Crime Emerging As Issue–Again–In Maryland Governor’s Race


Crime in Maryland has fallen to its lowest levels since at least 1975, says Gov. Martin O’Malley, who credited his administration’s close monitoring of violent offenders on probation and other initiatives for strides recorded in an election year, reports the Baltimore Sun. Former Gov. Robert Ehrlich, O’Malley’s likely challenger in November, countered that Maryland remains one of the most dangerous states. Credit for crime reduction, Ehrlich said, should go to police officers, not politicians.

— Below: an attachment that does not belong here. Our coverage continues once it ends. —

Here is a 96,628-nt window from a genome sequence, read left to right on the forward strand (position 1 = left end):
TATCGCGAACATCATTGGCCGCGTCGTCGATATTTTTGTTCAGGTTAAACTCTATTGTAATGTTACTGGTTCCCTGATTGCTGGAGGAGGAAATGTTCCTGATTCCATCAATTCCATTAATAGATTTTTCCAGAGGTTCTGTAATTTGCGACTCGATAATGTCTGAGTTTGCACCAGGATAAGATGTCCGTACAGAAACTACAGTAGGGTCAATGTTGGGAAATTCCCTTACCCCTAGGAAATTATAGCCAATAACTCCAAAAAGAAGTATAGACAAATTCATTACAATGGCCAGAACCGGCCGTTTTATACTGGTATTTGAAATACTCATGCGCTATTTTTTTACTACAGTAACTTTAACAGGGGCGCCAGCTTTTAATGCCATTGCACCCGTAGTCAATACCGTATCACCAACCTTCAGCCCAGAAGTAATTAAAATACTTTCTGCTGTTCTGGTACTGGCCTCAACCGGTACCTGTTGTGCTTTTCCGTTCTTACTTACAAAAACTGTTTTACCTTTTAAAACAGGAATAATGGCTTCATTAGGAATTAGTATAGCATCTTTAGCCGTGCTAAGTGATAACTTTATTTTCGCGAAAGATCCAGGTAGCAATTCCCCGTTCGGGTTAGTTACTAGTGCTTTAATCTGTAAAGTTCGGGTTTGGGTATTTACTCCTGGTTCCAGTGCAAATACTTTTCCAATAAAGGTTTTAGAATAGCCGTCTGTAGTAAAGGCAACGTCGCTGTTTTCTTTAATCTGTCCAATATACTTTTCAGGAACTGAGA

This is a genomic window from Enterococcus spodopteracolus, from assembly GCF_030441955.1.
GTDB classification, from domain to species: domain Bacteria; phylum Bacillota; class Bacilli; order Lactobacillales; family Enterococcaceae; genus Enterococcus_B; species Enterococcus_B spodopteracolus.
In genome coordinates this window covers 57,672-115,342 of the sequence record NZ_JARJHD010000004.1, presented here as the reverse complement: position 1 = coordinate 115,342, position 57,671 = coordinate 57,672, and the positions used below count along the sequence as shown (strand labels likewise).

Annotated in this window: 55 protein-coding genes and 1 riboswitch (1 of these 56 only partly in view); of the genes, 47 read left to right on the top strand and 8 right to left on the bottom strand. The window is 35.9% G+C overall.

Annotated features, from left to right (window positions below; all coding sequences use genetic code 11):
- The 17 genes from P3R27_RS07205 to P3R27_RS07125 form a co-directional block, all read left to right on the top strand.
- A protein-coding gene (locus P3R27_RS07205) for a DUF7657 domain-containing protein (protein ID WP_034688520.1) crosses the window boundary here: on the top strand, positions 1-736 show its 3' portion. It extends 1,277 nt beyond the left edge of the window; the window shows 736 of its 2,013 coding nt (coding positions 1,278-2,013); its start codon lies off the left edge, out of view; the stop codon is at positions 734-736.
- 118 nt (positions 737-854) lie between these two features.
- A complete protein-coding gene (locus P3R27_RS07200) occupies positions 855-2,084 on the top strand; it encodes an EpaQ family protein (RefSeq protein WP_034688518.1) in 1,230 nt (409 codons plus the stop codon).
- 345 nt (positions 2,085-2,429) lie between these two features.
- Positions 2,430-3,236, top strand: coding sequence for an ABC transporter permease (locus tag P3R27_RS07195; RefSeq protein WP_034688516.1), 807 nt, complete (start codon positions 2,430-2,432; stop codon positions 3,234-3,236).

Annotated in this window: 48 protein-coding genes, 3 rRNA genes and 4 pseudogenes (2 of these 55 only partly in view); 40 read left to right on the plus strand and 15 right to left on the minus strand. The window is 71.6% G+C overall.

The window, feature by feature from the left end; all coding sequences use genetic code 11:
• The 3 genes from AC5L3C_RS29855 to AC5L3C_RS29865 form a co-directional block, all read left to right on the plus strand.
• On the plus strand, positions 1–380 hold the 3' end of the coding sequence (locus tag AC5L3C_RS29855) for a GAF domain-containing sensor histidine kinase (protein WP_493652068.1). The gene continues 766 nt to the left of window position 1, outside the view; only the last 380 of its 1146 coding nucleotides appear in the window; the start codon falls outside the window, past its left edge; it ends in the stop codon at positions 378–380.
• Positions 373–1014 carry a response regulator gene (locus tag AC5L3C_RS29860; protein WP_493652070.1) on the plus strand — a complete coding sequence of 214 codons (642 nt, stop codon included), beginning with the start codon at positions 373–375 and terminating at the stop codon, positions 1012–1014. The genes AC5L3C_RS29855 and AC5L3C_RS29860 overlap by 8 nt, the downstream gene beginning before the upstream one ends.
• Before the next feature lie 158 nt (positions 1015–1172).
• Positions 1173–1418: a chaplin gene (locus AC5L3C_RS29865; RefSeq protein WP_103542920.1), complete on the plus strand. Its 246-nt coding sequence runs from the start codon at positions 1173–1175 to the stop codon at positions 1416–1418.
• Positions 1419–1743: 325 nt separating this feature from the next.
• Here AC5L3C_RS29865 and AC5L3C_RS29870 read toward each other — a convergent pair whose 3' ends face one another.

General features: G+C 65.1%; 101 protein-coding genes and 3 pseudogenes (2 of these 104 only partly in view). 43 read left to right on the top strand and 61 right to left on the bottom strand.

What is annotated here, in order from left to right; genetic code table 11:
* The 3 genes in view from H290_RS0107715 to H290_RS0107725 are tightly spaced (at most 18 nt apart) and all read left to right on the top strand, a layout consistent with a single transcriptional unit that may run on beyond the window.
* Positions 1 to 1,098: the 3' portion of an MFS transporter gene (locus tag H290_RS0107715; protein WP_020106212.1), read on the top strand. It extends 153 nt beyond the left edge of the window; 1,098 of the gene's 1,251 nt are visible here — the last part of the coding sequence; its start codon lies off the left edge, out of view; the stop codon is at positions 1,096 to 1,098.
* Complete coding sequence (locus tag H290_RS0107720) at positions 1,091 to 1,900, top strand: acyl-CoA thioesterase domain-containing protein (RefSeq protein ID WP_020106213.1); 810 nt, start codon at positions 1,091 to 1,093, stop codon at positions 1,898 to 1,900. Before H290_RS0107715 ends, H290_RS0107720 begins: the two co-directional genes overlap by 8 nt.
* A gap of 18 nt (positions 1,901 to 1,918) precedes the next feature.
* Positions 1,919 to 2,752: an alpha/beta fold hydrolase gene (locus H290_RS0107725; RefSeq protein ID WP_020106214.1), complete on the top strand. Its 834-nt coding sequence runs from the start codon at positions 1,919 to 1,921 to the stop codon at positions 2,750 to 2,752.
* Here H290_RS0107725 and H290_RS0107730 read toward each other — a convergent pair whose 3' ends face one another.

The exchange illustrated that public safety could become a prominent issue in this year’s gubernatorial campaign, even as voters seem primarily focused on the economy. In 2006, Ehrlich, a Republican incumbent, repeatedly attacked Democrat O’Malley for high crime in Baltimore, accusing the then-mayor of not doing enough to make the city safer. Rodney Bartlett, president of the Maryland Fraternal Order of Police, said “everyone should be proud of the crime decreases.” He said he wished O’Malley would give officers more public praise for the work they do. “Initiatives are great. Initiatives give us the tools,” Bartlett said. “But the work starts at home. The work is done on the backs of police officers.” Baltimore, which leads the state – and sometimes the nation – in violent crime, saw 238 murders in 2009, four more than in 2008. Overall, total crime in the city dropped 4.6 percent during that period.

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